Yes, but Branson is talking about some new development that will cost the (presumably) TOCs £750M extra in lost revenue. Is that his view of the RDG fares proposal? If not, what is it?
« Last Edit: May 02, 2019, 05:17:12 pm by stuving » Logged
Robin Summerhill
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« Reply #48 on: May 02, 2019, 05:02:37 pm »

So what's this "£750 million risk of split-ticketing" then?

Someone's back to putting the cart before the horse again.    It's absurd that separate tickets on the 07:53 from A to B and then on the 09:30 B to C (a continuation of the same train) work out cheaper than buying a ticket all the way from A to C via (and calling at) B on the same train.

Fares should not be distorted as they are ... once the distortions are sorted out, split ticketing becomes the just-occasionally useful facility it was supposed to be in the first place - a convenient way of commuting from B (home) to A (office) in the morning, but then returning via B to C (rail user group meeting) in the evening without having to get off and rebook at B.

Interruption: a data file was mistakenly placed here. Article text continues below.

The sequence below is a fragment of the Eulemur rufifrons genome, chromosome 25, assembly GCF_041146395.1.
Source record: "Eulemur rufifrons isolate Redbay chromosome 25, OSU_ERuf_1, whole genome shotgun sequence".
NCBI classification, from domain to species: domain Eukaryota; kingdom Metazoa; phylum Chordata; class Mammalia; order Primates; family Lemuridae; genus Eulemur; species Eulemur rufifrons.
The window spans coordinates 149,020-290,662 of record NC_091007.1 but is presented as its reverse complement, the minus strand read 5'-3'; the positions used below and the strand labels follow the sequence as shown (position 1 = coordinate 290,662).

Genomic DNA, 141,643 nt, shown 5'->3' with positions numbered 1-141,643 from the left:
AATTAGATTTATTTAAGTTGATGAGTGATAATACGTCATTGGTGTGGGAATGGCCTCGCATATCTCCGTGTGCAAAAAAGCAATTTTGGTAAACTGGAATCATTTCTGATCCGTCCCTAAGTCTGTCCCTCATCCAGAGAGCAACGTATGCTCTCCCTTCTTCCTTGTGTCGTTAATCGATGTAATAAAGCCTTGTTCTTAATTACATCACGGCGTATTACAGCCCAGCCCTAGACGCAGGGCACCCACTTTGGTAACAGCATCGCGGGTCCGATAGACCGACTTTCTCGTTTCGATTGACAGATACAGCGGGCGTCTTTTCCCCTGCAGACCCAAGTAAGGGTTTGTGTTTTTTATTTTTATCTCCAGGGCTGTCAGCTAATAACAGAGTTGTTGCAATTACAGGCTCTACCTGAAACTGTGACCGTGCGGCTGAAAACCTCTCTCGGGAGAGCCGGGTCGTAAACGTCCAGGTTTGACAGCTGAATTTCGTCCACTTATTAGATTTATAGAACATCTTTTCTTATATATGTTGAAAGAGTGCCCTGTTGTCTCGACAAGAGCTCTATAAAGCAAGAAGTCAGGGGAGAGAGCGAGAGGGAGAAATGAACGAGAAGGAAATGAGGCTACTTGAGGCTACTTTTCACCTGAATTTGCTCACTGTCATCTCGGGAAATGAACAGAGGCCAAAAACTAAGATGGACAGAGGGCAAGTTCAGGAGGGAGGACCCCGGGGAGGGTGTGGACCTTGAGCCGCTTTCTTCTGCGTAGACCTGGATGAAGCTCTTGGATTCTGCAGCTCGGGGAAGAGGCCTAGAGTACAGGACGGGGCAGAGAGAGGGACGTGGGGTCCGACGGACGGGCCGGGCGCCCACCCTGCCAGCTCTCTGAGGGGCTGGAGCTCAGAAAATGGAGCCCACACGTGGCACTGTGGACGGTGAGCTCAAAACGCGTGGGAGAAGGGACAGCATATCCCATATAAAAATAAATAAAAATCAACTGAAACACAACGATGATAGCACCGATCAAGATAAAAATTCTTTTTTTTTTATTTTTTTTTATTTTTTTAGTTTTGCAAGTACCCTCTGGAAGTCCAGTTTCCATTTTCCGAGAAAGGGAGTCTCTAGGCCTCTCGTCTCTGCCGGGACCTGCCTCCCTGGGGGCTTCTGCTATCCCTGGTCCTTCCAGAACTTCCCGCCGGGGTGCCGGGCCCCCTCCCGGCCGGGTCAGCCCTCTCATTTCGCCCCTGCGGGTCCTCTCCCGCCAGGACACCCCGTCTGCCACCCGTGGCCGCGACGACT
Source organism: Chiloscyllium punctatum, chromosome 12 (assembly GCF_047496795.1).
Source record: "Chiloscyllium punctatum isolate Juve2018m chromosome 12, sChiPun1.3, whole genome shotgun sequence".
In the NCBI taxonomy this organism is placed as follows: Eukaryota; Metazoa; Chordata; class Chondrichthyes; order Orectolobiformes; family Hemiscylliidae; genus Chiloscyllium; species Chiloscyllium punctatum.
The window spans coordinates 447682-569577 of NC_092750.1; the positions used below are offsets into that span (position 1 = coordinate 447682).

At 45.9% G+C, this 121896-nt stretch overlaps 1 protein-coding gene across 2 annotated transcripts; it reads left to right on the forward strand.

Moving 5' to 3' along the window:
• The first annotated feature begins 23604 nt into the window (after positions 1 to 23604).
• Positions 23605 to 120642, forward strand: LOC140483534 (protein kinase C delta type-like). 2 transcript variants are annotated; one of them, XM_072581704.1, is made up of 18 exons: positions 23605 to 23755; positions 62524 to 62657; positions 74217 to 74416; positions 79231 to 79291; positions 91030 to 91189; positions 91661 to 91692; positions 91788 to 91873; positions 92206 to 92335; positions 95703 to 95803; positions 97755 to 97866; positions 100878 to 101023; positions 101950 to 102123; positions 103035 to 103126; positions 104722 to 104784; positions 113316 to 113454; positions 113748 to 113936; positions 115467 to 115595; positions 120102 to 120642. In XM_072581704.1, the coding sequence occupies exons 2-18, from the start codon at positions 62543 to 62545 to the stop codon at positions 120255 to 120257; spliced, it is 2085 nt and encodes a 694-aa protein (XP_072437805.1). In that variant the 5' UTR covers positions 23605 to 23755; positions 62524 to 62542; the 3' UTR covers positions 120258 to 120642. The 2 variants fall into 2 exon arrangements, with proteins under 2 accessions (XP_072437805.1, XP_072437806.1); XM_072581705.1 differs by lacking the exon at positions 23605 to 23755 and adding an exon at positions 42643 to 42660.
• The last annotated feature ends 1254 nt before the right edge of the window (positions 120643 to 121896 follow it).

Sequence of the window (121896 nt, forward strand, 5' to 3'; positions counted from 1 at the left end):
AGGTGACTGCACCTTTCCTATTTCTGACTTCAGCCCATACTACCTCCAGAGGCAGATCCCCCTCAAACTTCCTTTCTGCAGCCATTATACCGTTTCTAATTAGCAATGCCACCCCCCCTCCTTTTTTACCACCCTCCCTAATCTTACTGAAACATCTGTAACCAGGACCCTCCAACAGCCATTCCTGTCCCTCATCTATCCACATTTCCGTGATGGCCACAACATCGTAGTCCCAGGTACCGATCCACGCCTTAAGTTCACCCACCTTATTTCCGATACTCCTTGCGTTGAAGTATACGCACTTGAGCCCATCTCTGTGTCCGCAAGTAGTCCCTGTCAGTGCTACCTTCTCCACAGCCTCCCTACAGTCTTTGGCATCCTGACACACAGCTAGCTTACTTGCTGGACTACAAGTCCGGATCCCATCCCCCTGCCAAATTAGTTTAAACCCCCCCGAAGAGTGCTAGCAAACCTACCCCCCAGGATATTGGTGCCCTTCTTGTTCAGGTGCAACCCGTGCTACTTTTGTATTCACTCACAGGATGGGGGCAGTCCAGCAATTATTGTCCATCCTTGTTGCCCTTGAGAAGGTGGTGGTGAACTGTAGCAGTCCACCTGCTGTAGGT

Two things should be borne in mind; 1 the savvy traveller will always find the best deal and 2 there have been idiosyncrasies in ticket prices since I was a lad (if not since railways were invented). Let me give you a f’rinstance:

Back in my “trainspotting years” in the 60s, and in the days when ticket prices were still set by the mile, I had privilege rate travel because my father worked on the railway, whilst a friend who often came with me did not.